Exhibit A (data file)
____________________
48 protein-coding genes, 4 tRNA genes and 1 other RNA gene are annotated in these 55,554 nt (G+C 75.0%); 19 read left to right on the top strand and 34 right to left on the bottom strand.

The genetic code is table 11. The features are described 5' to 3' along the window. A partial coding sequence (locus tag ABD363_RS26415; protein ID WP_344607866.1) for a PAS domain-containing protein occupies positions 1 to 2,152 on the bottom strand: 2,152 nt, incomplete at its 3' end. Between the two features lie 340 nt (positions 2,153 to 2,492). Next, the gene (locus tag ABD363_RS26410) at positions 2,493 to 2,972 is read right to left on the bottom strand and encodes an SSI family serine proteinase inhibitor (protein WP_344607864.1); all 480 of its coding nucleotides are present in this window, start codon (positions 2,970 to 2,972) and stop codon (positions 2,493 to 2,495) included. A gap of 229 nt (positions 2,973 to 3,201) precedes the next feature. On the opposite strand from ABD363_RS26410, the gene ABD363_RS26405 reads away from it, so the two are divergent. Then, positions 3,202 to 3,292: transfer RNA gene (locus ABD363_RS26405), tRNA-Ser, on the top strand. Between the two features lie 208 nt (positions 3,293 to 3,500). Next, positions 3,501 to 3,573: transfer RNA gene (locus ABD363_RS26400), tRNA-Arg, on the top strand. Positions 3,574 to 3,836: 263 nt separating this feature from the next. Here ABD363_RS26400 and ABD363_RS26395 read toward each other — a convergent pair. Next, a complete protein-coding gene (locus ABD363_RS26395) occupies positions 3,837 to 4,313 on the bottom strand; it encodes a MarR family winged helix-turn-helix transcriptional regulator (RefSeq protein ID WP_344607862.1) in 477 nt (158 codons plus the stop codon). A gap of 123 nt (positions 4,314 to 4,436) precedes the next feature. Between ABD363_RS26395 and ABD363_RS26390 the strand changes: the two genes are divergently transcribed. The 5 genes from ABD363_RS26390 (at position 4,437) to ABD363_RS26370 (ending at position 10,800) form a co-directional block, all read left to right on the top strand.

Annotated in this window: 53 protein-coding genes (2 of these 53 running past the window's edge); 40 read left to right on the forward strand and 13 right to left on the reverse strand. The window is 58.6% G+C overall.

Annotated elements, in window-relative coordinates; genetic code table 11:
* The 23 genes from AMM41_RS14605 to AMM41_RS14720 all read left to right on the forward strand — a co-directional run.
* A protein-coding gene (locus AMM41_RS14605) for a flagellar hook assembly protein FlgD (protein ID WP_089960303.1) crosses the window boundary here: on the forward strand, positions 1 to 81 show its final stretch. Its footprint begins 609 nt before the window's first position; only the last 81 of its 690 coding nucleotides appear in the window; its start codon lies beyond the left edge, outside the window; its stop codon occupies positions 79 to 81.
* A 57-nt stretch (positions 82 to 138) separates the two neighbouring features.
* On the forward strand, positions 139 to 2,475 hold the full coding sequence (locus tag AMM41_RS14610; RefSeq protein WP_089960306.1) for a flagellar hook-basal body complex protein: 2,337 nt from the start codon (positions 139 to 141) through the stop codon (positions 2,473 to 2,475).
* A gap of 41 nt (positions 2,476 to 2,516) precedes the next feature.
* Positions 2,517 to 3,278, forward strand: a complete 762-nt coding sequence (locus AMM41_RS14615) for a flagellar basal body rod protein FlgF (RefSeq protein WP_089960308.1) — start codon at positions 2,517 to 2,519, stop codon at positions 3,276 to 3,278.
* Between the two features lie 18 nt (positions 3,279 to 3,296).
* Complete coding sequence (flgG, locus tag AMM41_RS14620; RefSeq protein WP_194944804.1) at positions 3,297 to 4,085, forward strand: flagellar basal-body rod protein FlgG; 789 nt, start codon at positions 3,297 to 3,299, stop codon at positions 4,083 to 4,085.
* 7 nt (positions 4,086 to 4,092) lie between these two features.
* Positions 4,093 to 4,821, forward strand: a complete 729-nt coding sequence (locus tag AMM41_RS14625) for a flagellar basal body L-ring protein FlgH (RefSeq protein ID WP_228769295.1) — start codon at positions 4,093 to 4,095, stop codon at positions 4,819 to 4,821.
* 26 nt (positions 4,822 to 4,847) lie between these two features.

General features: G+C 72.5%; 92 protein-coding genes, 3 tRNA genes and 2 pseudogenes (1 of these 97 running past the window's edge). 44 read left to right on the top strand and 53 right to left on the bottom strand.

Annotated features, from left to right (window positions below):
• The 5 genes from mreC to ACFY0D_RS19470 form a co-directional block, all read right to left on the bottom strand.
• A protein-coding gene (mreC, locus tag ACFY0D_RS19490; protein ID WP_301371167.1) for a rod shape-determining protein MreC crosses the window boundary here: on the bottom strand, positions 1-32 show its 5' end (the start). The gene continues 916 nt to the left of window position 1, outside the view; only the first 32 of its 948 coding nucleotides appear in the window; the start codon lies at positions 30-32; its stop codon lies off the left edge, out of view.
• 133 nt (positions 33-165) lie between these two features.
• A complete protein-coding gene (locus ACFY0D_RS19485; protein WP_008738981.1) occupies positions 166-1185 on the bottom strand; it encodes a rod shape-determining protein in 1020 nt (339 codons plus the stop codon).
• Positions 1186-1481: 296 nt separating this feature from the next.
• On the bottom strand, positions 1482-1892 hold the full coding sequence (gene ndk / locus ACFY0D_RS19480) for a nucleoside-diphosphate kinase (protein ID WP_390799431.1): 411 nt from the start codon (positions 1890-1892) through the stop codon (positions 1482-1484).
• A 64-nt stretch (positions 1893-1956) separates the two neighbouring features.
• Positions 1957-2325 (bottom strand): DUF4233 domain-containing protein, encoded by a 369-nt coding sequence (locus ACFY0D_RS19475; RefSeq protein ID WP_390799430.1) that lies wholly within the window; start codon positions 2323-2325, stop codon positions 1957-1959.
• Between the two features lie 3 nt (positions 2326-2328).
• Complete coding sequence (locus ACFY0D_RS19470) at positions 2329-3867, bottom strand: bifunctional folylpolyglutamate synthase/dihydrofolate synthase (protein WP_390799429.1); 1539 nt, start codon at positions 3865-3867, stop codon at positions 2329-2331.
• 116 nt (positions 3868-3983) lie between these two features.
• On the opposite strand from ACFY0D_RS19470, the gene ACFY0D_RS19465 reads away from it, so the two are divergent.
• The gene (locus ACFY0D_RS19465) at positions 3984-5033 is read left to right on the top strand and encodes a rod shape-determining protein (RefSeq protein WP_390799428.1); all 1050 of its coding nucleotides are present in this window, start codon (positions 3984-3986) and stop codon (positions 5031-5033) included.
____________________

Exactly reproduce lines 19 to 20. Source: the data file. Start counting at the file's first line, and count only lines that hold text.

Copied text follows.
• A protein-coding gene (mreC, locus tag ACFY0D_RS19490; protein ID WP_301371167.1) for a rod shape-determining protein MreC crosses the window boundary here: on the bottom strand, positions 1-32 show its 5' end (the start). The gene continues 916 nt to the left of window position 1, outside the view; only the first 32 of its 948 coding nucleotides appear in the window; the start codon lies at positions 30-32; its stop codon lies off the left edge, out of view.
• 133 nt (positions 33-165) lie between these two features.